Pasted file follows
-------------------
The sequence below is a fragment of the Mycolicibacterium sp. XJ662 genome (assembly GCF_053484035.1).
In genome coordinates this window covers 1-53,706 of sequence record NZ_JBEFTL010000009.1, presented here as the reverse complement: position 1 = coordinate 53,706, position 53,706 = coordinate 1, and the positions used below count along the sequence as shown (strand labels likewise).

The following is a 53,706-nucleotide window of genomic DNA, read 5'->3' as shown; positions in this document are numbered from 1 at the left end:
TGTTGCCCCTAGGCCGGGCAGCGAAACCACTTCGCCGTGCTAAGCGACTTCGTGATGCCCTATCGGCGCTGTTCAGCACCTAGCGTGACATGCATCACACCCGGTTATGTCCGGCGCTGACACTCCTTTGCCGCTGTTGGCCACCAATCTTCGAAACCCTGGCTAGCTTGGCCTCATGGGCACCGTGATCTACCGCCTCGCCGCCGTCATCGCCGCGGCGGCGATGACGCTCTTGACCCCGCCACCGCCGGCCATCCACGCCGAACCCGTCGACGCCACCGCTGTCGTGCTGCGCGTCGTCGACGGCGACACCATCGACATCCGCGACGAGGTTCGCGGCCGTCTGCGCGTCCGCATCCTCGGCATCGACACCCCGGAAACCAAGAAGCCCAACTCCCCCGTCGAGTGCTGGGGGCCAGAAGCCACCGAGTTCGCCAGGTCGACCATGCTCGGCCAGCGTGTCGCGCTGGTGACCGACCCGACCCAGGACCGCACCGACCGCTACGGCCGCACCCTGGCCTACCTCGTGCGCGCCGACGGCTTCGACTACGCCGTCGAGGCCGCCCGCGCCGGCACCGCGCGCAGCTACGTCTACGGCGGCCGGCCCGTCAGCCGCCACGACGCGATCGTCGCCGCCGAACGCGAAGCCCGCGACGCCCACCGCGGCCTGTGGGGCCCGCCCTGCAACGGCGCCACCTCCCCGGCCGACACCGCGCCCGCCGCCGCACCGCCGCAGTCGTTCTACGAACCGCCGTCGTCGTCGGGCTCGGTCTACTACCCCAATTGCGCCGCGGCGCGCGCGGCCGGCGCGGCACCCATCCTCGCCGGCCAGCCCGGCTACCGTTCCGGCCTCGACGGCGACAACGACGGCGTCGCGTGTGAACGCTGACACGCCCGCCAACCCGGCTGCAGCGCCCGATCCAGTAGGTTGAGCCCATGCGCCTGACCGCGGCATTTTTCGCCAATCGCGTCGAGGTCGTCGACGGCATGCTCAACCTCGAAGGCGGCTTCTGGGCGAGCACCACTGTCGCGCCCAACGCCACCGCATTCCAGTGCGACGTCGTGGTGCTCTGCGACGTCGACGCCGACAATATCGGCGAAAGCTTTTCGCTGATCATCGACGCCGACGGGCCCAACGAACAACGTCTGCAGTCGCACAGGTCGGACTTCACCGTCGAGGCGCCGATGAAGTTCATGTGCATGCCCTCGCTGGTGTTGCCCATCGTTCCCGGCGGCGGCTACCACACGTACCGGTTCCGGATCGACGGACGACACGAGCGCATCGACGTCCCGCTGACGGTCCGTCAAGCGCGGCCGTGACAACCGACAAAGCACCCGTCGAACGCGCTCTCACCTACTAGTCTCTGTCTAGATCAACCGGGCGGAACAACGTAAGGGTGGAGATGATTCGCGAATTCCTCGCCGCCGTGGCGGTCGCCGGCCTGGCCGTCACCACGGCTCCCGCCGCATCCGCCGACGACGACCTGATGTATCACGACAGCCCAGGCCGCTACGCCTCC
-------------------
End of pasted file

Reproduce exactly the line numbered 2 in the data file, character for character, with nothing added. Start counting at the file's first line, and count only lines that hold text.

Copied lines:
In genome coordinates this window covers 1-53,706 of sequence record NZ_JBEFTL010000009.1, presented here as the reverse complement: position 1 = coordinate 53,706, position 53,706 = coordinate 1, and the positions used below count along the sequence as shown (strand labels likewise).